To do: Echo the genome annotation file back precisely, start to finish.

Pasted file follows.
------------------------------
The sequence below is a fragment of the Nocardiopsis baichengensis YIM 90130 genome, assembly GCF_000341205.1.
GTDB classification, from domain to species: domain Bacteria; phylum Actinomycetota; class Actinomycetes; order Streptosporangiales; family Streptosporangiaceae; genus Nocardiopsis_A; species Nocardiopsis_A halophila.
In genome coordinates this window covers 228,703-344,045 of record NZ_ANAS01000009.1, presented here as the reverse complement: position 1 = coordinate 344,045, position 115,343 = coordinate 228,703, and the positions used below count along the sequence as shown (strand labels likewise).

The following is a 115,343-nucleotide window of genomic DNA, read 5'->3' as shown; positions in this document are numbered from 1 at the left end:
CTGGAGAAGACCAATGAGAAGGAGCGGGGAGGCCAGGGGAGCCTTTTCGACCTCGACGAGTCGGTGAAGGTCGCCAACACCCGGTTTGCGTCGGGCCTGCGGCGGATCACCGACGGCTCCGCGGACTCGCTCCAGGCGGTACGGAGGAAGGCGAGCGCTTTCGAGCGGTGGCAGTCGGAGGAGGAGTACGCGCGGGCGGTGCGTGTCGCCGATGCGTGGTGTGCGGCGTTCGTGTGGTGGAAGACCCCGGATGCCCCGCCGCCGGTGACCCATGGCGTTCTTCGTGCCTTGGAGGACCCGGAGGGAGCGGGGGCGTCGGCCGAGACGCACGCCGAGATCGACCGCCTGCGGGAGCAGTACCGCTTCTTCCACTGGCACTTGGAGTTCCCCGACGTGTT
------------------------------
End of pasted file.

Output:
The sequence below is a fragment of the Nocardiopsis baichengensis YIM 90130 genome, assembly GCF_000341205.1.
GTDB classification, from domain to species: domain Bacteria; phylum Actinomycetota; class Actinomycetes; order Streptosporangiales; family Streptosporangiaceae; genus Nocardiopsis_A; species Nocardiopsis_A halophila.
In genome coordinates this window covers 228,703-344,045 of record NZ_ANAS01000009.1, presented here as the reverse complement: position 1 = coordinate 344,045, position 115,343 = coordinate 228,703, and the positions used below count along the sequence as shown (strand labels likewise).

The following is a 115,343-nucleotide window of genomic DNA, read 5'->3' as shown; positions in this document are numbered from 1 at the left end:
CTGGAGAAGACCAATGAGAAGGAGCGGGGAGGCCAGGGGAGCCTTTTCGACCTCGACGAGTCGGTGAAGGTCGCCAACACCCGGTTTGCGTCGGGCCTGCGGCGGATCACCGACGGCTCCGCGGACTCGCTCCAGGCGGTACGGAGGAAGGCGAGCGCTTTCGAGCGGTGGCAGTCGGAGGAGGAGTACGCGCGGGCGGTGCGTGTCGCCGATGCGTGGTGTGCGGCGTTCGTGTGGTGGAAGACCCCGGATGCCCCGCCGCCGGTGACCCATGGCGTTCTTCGTGCCTTGGAGGACCCGGAGGGAGCGGGGGCGTCGGCCGAGACGCACGCCGAGATCGACCGCCTGCGGGAGCAGTACCGCTTCTTCCACTGGCACTTGGAGTTCCCCGACGTGTT